When it is noted that Psyche has a mass of about 2.27x10E+19 kilograms what we are really saying is that it weighs this much:

  • 22,700,000,000,000,000,000 kilograms
  • 50,044,933,515,967,200,000 pounds.

No wonder most people just skipped over it. That number is so big it’s almost as if it doesn’t exist at all. We cannot imagine such a thing and yet Psyche is just a fairly large object in the asteroid belt. The biggest object in the asteroid belt is called Ceres and contains more fresh water than is found on earth.

What’s the point of all of this?

I suppose I’m suggesting that we stop and smell the density. Having a great idea, mining iron from Psyche, is a good thing; but don’t ignore obstacles because they are difficult to grasp. They are the most important thing to consider in any plan.

Think about how Big is Big and what difficulties it presents. Not just in mining an asteroid but in everything you do.

Tom Liberman
Sword and Sorcery fantasy with a Libertarian Ideology
Current Release: The Spear of the Hunt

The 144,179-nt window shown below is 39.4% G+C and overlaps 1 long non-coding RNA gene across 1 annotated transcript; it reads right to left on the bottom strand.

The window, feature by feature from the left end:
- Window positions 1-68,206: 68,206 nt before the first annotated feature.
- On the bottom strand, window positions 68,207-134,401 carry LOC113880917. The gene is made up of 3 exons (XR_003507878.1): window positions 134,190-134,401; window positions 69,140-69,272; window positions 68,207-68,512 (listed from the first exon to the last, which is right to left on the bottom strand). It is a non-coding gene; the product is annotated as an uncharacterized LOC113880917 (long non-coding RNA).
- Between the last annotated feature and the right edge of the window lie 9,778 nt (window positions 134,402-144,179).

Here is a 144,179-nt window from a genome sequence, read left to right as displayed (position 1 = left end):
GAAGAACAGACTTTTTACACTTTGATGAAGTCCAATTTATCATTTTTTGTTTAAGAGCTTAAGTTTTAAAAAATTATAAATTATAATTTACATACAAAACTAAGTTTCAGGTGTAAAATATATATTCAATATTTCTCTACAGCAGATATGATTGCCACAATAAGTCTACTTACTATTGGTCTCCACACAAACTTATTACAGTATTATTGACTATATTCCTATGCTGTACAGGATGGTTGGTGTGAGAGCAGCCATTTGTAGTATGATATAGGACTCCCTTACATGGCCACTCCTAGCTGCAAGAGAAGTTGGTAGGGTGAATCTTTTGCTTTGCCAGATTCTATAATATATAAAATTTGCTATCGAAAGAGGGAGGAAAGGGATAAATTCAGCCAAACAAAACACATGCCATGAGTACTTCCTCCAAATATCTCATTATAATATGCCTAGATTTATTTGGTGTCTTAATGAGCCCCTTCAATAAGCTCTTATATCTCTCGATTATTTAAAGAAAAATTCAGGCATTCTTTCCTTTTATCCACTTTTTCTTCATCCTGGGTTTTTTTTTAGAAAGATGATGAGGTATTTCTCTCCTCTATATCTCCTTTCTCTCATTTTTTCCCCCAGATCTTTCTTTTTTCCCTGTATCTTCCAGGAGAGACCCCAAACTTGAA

Next Release: The Broken Throne

What’s the Best Thing that happened to you Today?

Happy MomentAs I walked into my yoga class today the instructor asked me the following question: What’s the best thing that happened to you today?

People have accused me of being too literal, of over-thinking, and of other general traits wherein I take something apparently simple and make it difficult. I’ll run through my thoughts about that question and then you let you decided if I do exhibit such traits.

So, what did I think when asked that seemingly simple question?

Today is the day I published my new website and that was pretty nice but the act of publishing was not a particularly great accomplishment. All the work I did in making it, building the pages, styling, creating the navigation, writing the content, and more led up to a relatively simple moment.

Once the site was published came the task of trying to figure what was wrong, with the help of Dave Mueller, and fixing it. Eventually most of the mistakes were ironed out but a few tasks need still be finished.

So I asked myself, what was the best part of all of that, and was any of it better than the fact that on a snowy, blustery, bad driving sort of day I timed every light perfectly and barely slowed down all the way from my driveway to my favorite parking spot at work?